Cats Under the Bed: What to Know and How to Handle
Feline behavior is complex, but one thing that most cat owners can relate to is a skittish cat who hides under the bed when something scares them. A natural instinct of cats when facing the unknown is to distance themselves and assess whether the new thing is safe or not. For many cats, this means hiding under the bed.
Why Your Cat Hides Under the Bed
Jackson Galaxy calls those inaccessible places cats can hide in “the unders.” “If you’ve got cats, you should not have unders,” he cautions. I couldn’t agree more. If your cat hides under the bed during stressful situations, you won’t be able to get to them in an emergency. Like Jackson, I’ve heard stories of people being unable to get their cats out from under the bed when they had to evacuate their home on short notice.
Jackson Galaxy, who hosts a reality show about cat behavior on Animal Planet, advises owners to block off access to “unders” so that their pets can’t hide there. “Cats need to feel safe and secure, and if you’re going to have a cat that’s going to feel safe and secure, you’re going to have to create a world that’s safe and secure for them.”
How to Block Off Access Under Your Bed
There are a number of options for blocking off the area under your bed (or any other piece of furniture your cat could squeeze under).
You can use Under Bed Blockers, which are available in a variety of sizes and materials, but I found that they won’t work on carpeted floors.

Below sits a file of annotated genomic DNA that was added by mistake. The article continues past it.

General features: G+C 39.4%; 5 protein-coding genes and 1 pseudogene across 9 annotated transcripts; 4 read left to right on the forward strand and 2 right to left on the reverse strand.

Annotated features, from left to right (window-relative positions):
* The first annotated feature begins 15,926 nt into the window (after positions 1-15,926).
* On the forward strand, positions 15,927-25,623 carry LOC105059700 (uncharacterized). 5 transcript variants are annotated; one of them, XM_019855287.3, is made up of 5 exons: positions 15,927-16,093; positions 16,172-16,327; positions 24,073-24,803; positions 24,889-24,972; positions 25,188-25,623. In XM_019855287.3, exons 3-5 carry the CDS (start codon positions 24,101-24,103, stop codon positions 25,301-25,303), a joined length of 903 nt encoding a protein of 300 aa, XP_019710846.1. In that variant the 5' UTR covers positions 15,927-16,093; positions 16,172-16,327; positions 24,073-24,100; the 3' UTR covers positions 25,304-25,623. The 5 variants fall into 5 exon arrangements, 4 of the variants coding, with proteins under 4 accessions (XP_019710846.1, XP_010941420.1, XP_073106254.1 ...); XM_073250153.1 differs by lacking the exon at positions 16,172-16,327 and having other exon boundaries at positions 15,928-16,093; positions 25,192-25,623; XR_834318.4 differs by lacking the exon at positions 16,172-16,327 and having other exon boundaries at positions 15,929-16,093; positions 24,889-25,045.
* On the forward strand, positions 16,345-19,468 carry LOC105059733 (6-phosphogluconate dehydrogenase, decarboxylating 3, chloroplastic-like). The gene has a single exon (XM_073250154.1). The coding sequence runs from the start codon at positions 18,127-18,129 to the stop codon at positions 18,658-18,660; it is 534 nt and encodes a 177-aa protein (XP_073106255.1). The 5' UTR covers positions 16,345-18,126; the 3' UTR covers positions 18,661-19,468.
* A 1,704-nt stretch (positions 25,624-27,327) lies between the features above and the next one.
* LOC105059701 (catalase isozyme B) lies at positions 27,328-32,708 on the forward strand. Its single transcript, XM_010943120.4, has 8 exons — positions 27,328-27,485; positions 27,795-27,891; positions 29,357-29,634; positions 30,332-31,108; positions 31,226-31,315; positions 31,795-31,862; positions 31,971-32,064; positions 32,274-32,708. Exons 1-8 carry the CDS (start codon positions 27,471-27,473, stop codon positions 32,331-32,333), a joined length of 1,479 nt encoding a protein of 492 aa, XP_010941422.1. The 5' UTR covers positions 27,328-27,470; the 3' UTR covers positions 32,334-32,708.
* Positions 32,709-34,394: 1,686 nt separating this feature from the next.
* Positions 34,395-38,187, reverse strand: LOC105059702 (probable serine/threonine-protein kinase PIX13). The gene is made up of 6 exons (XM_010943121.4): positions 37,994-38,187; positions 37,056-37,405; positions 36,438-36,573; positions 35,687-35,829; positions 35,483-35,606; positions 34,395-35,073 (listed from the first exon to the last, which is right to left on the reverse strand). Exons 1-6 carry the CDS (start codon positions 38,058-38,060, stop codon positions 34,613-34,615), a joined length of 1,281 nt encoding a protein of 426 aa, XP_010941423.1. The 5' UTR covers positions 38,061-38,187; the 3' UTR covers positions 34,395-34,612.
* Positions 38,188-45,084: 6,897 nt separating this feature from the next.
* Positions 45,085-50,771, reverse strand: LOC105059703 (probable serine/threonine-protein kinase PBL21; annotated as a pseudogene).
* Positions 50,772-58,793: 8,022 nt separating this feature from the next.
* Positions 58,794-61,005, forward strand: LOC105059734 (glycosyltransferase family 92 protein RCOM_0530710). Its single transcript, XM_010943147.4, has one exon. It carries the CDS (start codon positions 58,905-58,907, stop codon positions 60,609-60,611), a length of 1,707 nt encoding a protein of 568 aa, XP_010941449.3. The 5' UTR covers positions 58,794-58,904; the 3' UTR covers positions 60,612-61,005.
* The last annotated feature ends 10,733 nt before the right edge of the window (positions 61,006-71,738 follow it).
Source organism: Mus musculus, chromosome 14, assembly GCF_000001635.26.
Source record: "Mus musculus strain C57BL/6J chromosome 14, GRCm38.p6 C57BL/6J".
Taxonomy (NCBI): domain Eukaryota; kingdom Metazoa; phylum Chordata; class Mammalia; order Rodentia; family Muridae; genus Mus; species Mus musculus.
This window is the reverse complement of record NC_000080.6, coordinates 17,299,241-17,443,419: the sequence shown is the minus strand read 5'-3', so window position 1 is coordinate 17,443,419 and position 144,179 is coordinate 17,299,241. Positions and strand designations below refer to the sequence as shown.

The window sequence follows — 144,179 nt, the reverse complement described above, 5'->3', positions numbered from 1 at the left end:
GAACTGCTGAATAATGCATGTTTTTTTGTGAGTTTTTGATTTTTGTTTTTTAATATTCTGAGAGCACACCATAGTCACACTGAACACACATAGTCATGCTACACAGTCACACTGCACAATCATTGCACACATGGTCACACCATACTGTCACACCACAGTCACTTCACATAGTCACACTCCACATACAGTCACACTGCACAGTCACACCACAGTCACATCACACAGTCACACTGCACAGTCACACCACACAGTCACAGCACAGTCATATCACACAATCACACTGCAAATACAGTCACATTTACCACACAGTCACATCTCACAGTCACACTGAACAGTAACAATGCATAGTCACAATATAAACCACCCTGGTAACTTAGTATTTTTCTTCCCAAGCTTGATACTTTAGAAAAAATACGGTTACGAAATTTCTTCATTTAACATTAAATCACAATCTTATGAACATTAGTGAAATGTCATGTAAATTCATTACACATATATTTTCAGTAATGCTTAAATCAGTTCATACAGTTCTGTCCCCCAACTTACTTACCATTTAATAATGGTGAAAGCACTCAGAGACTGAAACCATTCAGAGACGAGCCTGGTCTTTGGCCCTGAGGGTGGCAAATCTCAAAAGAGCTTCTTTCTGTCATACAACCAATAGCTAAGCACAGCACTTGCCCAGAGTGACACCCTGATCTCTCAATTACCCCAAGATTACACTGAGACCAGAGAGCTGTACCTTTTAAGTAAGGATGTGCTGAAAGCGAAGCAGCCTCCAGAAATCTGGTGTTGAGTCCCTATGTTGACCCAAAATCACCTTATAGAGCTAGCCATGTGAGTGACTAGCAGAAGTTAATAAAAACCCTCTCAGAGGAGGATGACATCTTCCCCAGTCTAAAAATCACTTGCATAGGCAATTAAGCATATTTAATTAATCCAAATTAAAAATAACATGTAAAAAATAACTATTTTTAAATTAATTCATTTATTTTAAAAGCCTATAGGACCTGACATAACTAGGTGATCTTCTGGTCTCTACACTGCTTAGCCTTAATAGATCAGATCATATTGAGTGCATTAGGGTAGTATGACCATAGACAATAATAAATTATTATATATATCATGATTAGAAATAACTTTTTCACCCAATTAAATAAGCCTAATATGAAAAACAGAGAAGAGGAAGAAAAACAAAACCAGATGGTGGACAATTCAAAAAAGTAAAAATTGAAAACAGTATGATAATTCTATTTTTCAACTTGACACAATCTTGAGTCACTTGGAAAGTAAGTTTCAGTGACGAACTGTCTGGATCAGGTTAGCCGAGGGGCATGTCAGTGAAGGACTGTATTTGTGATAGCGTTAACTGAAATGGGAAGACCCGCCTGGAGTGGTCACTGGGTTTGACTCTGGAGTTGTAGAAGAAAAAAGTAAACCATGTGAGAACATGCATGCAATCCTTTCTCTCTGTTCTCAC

Under bed storage containers come in both hard and soft-sided versions, and who can’t use extra storage! Measure carefully to make sure that the containers you buy will fit under your particular bed.
I’ve seen people run chicken wire around the legs of the bed to block off access, but while it may be effective, it’s not exactly the most attractive solution.
If you’re in the market for a new bed, replace your bed with a storage bed. They come in many different styles.
Alternate Hiding Places for Your Cat
If you are blocking access to under the bed and have a cat who considers that area her safe space, you must provide alternatives so she can still hide and feel safe. Boxes, covered cat beds or a cat cave are all good options.
Blocking off the “unders”
I used a combination of under bed storage containers and pillows. I found body pillows particularly useful for this purpose. They’re not quite the width of my queen size bed, but shoving them under the bed turned out to be easier than getting some of the storage containers to fit.
I didn’t want to block off under bed access completely, because Allegra does go under the bed when something spooks her. I blocked off everything except for about a foot wide area at the end of the bed. This way she can still go under, and the bed skirt provides the “cave effect”, but I can easily reach her if I have to get her out.
Do your cats hide under the bed? Have you thought about how to stop them from doing that?